GCPH Seminar Series 4: Positive and Negative Stress Alter Brain Structure

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Summary: Individual differences in response to stressful experiences are a hallmark of the human condition. The same experiences that some people find aversive are considered neutral or rewarding by others. Paradoxically, experiences that are rewarding can also be defined as stressful because they activate stress hormone systems, such as the hypothalamic pituitary adrenal axis. Despite this activation, however, the brain is often buffered against the negative effects of high stress hormones when the experience is perceived as rewarding or "positive". The adult brain is structurally plastic, undergoing changes in the birth of new neurons, a process called neurogenesis, and remodelling of dendrites. Positive and negative stress can modulate brain structure and these changes are believed to participate in cognitive function (the processes of perception, memory, judgment, and reasoning) and mood regulation. In this lecture, Professor Gould will discuss the influence of stress hormones on plasticity in the adult brain under aversive and rewarding conditions. Negative stress inhibits adult neurogenesis and results in atrophy of some types of neurons as a result of elevated levels of stress hormones. While positive stress results in even greater increases in such levels, these experiences are associated with brain growth. Professor Gould will argue that the effects of stress on the brain are complex and can be mediated by the social context, which may buffer the brain from negative consequences.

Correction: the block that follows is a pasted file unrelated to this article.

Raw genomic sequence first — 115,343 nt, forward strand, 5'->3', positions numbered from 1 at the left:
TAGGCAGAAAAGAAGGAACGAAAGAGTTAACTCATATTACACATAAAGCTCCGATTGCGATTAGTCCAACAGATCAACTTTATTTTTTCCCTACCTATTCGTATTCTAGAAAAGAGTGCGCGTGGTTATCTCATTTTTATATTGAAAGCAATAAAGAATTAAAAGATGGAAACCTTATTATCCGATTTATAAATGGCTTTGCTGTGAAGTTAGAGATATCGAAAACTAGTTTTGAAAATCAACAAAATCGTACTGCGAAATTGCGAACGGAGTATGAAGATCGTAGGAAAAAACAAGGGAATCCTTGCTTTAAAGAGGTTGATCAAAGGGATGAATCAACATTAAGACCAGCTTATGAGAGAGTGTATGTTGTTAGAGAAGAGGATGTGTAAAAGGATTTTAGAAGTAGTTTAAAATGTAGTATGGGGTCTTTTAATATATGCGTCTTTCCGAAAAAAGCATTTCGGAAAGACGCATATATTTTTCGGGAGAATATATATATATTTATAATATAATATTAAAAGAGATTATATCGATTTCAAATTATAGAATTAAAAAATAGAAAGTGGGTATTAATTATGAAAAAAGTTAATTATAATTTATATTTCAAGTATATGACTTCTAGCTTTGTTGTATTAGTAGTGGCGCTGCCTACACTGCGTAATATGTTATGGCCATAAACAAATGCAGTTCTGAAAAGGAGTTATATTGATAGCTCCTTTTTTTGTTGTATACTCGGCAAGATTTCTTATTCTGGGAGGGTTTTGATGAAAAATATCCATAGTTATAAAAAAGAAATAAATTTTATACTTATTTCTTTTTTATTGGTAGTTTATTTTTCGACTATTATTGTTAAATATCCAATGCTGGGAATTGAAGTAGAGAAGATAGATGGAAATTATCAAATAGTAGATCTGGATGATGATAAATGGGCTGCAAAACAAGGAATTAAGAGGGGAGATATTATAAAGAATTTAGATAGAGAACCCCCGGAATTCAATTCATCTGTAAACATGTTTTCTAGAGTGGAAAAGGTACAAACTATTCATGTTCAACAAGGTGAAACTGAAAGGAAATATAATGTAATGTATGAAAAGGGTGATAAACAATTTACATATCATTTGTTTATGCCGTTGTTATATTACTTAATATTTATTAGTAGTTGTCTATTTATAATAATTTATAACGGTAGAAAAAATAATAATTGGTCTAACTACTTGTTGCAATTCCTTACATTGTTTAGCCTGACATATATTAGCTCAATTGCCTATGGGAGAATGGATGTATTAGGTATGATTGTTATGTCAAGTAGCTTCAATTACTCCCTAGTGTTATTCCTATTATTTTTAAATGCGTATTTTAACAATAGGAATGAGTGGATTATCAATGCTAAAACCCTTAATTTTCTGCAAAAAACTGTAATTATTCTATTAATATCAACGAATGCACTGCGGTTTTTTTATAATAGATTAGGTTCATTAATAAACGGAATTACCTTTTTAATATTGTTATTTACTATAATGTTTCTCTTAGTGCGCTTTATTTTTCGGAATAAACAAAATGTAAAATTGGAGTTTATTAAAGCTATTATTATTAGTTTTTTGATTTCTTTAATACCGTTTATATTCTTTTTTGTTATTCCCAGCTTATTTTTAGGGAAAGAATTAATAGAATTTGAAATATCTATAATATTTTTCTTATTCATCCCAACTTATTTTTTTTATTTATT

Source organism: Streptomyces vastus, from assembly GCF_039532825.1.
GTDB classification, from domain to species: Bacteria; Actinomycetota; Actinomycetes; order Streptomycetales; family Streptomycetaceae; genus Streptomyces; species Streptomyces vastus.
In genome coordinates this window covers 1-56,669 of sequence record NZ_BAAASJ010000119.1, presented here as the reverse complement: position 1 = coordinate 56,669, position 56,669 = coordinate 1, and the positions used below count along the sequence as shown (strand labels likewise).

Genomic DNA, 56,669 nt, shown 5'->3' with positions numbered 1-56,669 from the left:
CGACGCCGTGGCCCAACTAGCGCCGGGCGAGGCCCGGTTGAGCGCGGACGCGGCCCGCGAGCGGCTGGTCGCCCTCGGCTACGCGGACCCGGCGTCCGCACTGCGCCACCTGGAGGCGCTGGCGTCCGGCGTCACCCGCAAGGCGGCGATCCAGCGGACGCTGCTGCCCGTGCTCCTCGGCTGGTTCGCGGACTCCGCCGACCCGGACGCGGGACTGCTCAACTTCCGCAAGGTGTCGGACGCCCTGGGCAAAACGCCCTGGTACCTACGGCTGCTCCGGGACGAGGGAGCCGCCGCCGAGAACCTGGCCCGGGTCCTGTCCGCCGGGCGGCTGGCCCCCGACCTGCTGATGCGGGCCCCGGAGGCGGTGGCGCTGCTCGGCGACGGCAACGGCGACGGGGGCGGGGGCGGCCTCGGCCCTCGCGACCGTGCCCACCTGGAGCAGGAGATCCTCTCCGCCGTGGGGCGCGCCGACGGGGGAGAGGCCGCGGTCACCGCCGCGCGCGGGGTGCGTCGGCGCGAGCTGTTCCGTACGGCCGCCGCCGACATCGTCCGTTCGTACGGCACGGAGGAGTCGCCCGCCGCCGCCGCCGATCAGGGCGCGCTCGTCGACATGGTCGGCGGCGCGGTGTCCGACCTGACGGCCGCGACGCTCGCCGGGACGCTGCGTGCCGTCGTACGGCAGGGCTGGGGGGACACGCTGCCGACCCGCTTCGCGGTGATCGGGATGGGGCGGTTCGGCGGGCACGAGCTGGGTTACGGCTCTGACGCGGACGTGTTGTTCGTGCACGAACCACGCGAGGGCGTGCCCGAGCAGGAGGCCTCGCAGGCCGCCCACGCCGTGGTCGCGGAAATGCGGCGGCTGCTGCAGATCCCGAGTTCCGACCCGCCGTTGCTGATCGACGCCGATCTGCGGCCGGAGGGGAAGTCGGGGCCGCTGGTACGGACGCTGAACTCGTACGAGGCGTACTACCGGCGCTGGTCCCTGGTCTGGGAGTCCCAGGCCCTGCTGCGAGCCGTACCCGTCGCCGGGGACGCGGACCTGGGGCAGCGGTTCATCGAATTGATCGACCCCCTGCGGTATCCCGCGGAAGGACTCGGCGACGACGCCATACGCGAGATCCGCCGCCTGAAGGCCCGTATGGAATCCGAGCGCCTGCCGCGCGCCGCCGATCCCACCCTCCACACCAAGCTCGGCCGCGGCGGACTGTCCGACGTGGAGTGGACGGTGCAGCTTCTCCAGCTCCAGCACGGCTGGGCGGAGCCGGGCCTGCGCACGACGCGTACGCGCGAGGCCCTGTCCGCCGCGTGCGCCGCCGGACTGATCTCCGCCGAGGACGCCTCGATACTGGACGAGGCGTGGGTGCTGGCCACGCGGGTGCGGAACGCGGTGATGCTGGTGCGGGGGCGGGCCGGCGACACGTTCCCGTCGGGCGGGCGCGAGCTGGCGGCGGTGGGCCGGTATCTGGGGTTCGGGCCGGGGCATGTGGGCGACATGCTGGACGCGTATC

Creators: Liz Gould
Copyright holder: Copyright ©2008 Glasgow Centre for Population Health
Tags: Public Health, Glasgow Centre for Population Health, Neurobiology, Stress
Viewing permissions: World
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Date Deposited: 19 Oct 2015 09:05
Last Modified: 24 Apr 2017 13:59
URI: https://edshare.gcu.ac.uk/id/eprint/291

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